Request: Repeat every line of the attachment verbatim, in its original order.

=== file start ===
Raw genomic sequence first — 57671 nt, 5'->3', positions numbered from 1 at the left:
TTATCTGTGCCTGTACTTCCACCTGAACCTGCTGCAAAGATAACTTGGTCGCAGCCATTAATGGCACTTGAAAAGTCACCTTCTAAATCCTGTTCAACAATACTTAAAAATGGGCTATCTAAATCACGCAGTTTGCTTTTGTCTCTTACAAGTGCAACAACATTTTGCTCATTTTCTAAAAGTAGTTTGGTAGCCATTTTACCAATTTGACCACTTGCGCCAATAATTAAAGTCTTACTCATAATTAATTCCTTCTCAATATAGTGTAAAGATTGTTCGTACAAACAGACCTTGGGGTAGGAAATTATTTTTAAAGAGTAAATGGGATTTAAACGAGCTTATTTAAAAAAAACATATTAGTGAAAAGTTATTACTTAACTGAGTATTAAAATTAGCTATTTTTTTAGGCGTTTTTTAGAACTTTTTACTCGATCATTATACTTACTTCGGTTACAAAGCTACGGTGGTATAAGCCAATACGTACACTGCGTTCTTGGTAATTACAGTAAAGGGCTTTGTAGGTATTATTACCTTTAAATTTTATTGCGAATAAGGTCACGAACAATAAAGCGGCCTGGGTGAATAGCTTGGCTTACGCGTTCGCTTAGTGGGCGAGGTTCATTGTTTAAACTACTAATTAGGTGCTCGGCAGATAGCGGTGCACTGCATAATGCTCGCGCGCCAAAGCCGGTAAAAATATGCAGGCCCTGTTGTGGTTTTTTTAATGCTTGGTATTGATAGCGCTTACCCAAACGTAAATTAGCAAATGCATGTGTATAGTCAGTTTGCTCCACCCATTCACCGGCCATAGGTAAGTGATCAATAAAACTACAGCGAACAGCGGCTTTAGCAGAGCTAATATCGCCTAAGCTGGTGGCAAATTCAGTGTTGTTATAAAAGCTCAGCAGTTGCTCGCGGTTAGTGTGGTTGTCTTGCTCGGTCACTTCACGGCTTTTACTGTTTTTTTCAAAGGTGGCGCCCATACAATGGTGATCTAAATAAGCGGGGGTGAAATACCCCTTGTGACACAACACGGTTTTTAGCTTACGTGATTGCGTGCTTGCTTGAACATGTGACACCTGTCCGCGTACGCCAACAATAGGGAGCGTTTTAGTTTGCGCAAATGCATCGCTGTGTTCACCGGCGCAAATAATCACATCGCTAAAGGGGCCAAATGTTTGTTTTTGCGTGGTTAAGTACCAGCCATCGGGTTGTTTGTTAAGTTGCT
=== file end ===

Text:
Raw genomic sequence first — 57671 nt, 5'->3', positions numbered from 1 at the left:
TTATCTGTGCCTGTACTTCCACCTGAACCTGCTGCAAAGATAACTTGGTCGCAGCCATTAATGGCACTTGAAAAGTCACCTTCTAAATCCTGTTCAACAATACTTAAAAATGGGCTATCTAAATCACGCAGTTTGCTTTTGTCTCTTACAAGTGCAACAACATTTTGCTCATTTTCTAAAAGTAGTTTGGTAGCCATTTTACCAATTTGACCACTTGCGCCAATAATTAAAGTCTTACTCATAATTAATTCCTTCTCAATATAGTGTAAAGATTGTTCGTACAAACAGACCTTGGGGTAGGAAATTATTTTTAAAGAGTAAATGGGATTTAAACGAGCTTATTTAAAAAAAACATATTAGTGAAAAGTTATTACTTAACTGAGTATTAAAATTAGCTATTTTTTTAGGCGTTTTTTAGAACTTTTTACTCGATCATTATACTTACTTCGGTTACAAAGCTACGGTGGTATAAGCCAATACGTACACTGCGTTCTTGGTAATTACAGTAAAGGGCTTTGTAGGTATTATTACCTTTAAATTTTATTGCGAATAAGGTCACGAACAATAAAGCGGCCTGGGTGAATAGCTTGGCTTACGCGTTCGCTTAGTGGGCGAGGTTCATTGTTTAAACTACTAATTAGGTGCTCGGCAGATAGCGGTGCACTGCATAATGCTCGCGCGCCAAAGCCGGTAAAAATATGCAGGCCCTGTTGTGGTTTTTTTAATGCTTGGTATTGATAGCGCTTACCCAAACGTAAATTAGCAAATGCATGTGTATAGTCAGTTTGCTCCACCCATTCACCGGCCATAGGTAAGTGATCAATAAAACTACAGCGAACAGCGGCTTTAGCAGAGCTAATATCGCCTAAGCTGGTGGCAAATTCAGTGTTGTTATAAAAGCTCAGCAGTTGCTCGCGGTTAGTGTGGTTGTCTTGCTCGGTCACTTCACGGCTTTTACTGTTTTTTTCAAAGGTGGCGCCCATACAATGGTGATCTAAATAAGCGGGGGTGAAATACCCCTTGTGACACAACACGGTTTTTAGCTTACGTGATTGCGTGCTTGCTTGAACATGTGACACCTGTCCGCGTACGCCAACAATAGGGAGCGTTTTAGTTTGCGCAAATGCATCGCTGTGTTCACCGGCGCAAATAATCACATCGCTAAAGGGGCCAAATGTTTGTTTTTGCGTGGTTAAGTACCAGCCATCGGGTTGTTTGTTAAGTTGCT